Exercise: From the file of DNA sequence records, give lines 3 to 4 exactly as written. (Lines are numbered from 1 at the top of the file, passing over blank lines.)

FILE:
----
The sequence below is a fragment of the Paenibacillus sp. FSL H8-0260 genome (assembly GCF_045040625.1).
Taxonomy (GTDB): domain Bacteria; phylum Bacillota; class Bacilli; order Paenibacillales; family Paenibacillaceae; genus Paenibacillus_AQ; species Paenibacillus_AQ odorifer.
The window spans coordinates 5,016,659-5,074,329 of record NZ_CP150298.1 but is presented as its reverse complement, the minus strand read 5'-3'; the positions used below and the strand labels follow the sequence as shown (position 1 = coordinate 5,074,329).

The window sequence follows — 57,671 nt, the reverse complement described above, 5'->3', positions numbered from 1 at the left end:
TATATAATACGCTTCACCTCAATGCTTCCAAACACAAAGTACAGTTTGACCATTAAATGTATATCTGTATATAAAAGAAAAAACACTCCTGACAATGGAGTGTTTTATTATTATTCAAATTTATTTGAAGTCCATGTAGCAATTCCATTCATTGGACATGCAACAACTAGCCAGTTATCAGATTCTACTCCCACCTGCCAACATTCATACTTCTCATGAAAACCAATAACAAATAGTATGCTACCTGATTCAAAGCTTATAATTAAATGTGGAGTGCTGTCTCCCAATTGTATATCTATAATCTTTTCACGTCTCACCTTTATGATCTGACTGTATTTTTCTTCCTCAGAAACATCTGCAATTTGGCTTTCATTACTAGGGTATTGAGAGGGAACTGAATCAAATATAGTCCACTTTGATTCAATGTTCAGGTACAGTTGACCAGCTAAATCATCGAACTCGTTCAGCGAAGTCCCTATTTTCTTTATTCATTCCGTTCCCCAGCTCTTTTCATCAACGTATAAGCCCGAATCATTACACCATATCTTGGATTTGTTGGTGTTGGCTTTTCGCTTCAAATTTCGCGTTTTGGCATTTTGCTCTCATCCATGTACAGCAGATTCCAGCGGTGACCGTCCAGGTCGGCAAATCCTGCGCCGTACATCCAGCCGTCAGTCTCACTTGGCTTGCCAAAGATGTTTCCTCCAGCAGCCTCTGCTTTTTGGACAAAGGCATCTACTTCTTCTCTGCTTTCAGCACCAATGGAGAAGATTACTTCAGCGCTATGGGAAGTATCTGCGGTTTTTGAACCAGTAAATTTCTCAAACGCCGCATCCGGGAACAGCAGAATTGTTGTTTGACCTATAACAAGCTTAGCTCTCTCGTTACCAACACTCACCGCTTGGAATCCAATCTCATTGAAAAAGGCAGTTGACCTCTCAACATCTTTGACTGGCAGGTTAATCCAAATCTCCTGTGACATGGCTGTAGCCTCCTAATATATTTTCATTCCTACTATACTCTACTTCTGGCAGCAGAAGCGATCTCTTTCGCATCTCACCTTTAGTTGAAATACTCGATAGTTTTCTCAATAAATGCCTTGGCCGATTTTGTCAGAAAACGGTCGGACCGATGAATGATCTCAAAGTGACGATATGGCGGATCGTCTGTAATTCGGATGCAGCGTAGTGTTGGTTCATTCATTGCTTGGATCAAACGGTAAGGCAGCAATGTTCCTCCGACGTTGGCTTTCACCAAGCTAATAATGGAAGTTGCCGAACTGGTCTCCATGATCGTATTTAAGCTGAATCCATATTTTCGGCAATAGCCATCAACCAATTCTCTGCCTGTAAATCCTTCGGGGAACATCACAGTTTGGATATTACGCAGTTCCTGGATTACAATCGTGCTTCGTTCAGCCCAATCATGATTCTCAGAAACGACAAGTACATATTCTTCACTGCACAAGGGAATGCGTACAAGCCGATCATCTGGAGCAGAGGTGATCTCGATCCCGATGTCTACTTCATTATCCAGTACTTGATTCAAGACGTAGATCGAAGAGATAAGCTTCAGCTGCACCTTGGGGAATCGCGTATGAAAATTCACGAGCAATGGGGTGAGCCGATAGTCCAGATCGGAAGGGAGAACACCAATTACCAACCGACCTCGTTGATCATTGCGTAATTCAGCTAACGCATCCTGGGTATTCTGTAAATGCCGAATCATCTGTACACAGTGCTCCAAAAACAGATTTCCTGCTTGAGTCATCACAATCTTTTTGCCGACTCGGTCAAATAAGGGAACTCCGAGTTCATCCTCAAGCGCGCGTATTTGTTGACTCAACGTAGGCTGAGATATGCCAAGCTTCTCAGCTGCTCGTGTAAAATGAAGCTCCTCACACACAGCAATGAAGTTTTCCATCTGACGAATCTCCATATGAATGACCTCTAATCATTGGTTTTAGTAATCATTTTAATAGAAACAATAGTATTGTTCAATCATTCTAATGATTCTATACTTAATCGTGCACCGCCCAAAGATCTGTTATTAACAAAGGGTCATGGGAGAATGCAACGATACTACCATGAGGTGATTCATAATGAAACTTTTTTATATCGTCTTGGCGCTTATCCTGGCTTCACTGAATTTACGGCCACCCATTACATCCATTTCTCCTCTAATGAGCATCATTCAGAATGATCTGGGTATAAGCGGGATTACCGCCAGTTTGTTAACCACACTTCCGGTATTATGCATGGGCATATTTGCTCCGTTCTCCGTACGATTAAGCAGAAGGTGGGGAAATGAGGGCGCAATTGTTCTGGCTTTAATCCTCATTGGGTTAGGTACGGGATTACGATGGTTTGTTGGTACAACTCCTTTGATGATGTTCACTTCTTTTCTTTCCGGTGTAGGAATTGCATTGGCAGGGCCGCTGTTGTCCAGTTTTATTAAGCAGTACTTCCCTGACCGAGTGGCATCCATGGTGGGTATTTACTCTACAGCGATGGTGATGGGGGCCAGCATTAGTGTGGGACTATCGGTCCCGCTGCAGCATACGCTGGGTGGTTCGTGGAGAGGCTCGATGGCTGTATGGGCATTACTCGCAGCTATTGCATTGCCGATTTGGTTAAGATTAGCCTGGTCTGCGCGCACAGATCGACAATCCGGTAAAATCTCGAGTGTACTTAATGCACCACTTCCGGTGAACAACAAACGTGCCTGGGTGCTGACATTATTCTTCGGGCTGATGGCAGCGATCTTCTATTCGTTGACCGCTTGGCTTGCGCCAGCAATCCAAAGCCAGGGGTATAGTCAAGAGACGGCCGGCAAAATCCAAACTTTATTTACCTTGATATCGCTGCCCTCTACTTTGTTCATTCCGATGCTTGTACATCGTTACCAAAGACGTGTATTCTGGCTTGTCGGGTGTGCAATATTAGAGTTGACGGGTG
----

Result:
The window spans coordinates 5,016,659-5,074,329 of record NZ_CP150298.1 but is presented as its reverse complement, the minus strand read 5'-3'; the positions used below and the strand labels follow the sequence as shown (position 1 = coordinate 5,074,329).

The window sequence follows — 57,671 nt, the reverse complement described above, 5'->3', positions numbered from 1 at the left end: